the lost sheep of the house of Israel
verses the gentile outsider who comes from afar,
we are the woman. The outsiders.
But by God’s divine and wide mercy,
by the love of Jesus for us to death on a cross,
by our baptism into his death,
by his gift of the Holy Spirit of God,
we have been made children of God,
members of his own body, the church,
chosen, called, loved, and sent people of God.
And so now we are the insiders,
the ones who claim the life and forgiveness of Jesus,
the ones empowered by the Holy Spirit
with the mercy and love of God.
And that means we are NOT the woman,
but the ones who encounter the woman and her kind
on our own walk of faith.
And so here we are,
in a world that operates radically differently,
in a world that defines insiders and outsiders
all the time
using all kinds of boundaries,
all types of limits,
all sorts of characteristics.
We stand before all those outsiders
with this lesson Jesus learned
and the wideness of God’s mercy
pointing us – calling us –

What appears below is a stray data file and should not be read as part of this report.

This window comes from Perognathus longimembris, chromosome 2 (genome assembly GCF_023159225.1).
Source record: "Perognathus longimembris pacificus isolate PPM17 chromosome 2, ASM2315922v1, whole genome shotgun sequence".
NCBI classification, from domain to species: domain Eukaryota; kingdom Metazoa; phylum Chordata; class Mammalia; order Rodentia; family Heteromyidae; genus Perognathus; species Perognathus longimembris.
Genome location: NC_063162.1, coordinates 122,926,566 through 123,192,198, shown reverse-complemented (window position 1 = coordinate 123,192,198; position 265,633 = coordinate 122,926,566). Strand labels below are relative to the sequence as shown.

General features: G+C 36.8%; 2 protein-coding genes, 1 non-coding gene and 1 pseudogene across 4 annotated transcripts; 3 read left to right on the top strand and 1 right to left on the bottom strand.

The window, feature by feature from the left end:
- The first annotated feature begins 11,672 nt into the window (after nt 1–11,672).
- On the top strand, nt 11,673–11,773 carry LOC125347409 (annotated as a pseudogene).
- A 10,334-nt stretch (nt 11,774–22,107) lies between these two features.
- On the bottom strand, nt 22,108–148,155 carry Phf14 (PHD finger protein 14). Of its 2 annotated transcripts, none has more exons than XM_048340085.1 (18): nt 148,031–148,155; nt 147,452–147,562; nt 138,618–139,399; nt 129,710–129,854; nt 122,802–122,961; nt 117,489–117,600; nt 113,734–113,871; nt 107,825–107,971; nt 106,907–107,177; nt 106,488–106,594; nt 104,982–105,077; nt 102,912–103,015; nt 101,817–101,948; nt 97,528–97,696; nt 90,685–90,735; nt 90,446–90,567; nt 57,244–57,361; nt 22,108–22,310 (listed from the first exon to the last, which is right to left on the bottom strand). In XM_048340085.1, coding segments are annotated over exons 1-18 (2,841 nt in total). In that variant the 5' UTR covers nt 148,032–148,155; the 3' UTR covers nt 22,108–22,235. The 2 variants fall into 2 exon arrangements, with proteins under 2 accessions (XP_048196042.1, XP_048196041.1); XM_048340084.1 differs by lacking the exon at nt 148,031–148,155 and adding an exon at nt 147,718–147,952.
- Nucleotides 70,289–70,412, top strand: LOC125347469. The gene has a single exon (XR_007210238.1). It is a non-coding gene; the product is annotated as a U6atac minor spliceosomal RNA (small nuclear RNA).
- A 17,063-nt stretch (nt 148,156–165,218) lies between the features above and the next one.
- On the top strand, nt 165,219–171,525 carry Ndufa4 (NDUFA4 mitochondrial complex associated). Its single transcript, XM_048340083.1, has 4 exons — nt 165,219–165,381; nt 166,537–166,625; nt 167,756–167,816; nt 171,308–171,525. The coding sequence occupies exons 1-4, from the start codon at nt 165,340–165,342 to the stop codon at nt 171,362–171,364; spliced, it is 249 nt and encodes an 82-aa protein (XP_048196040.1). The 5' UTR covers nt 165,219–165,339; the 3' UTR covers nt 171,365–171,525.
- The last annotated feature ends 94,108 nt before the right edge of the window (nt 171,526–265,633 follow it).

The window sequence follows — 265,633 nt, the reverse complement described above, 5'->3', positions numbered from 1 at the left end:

to live and behave and relate to them
the way God does in the kingdom of heaven,
and the way Jesus learned to do
for this Canaanite woman.
Part of Matthew’s point for telling this story
is that if Jesus can learn and grow like this,
we – his community, his church – we can too.
And it’s a lot easier if we just remember
that once we were the outsiders
who have received God’s wide mercy.
One of the prayers for the church and its mission
that make up my daily prayer devotions
includes this petition:
grant us joy and a spirit of bold trust
that we all may be stirred up
to a life of fruitful service.
This Canaanite woman is one example for us
of what a spirit of bold trust looks like.
Engaging with others,
it is possible to learn their human need,
their desire for mercy and healing,
and that they are not dogs,
but fellow children of God,
with us in the wideness of God’s mercy.
May you know that spirit of bold trust.